Drilling for oil and gas requires you to have the proper tools and equipment to get the job done right. Drill pipes are an essential part of any drilling project. Let’s take a closer look at oilfield pipes and what lies within their composition.
Oilfield Pipe Composition
Oilfield pipes are seamless steel pipes that pump drill fluid to the drill bit. These drills are made to withstand even the most intense of conditions, such as extreme cold and heat. Generally made from tempered steel, sections of drill pipe typically range from 30 to 33 feet.
How Long Does Oilfield Pipe Last?
Due to the extreme conditions that oilfield pipes find themselves in, they need to be regularly checked for wear and tear. They are inspected with spherometers, which are instruments that measure the radius of a sphere.
After the drill pipes have undergone a spherometer check, they separate them into three categories. They are as follows:
- N- class (new pipe): The most robust pipe available. This pipe is usually in perfect or almost perfect condition.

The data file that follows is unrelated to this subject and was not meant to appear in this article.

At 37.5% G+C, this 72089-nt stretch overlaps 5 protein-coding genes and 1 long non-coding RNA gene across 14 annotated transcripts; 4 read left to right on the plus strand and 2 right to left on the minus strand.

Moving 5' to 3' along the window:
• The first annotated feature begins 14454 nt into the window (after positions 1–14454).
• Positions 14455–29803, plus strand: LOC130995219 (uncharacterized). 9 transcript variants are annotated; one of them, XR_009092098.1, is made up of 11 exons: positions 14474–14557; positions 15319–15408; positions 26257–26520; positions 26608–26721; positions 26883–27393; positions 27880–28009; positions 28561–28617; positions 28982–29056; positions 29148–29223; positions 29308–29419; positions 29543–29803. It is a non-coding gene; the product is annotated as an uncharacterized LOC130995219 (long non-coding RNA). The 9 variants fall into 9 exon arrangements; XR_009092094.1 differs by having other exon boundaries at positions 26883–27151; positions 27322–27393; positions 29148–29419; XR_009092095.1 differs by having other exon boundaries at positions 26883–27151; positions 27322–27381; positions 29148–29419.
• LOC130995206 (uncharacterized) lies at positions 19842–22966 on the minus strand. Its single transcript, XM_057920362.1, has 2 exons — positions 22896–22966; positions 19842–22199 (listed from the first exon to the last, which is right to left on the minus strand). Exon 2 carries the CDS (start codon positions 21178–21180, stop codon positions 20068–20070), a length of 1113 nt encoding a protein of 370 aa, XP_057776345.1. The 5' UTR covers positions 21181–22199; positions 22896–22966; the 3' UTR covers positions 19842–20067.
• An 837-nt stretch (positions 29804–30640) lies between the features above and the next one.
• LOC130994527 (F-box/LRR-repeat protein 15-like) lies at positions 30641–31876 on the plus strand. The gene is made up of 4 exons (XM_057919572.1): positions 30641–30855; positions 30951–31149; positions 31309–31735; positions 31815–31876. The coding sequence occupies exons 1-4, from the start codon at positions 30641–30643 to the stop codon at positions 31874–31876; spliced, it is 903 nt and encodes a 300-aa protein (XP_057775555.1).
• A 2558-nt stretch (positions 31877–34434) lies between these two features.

- P- class (premium pipe): Premium pipe will have signs of wear but can still function at high levels with little to no issues.
- C -class (C-1, C-2, C-3): C-class pipes consist of three categories. Depending on where they fall, C-class pipes have significant wear and tear or will be taken out of use soon.
Drill pipes also fall into the categories of drill string and heavyweight drill pipes.
- Drill string: Drill string is the entire column of tools. These include the drill pipe, shaft collar, tools, and drill bit. These drill pipes will have different thicknesses ranging anywhere from 2 ⅜ to 6 ⅝ inches thick.
- Heavy Weight Drill Pipe: Heavyweight drill pipe is much stronger than its traditional counterpart. This piping is thicker, ranging from 3 ½ to 6 ⅝ inches thick. They deal with added pressures from transitions between drill collars and regular drill pipes.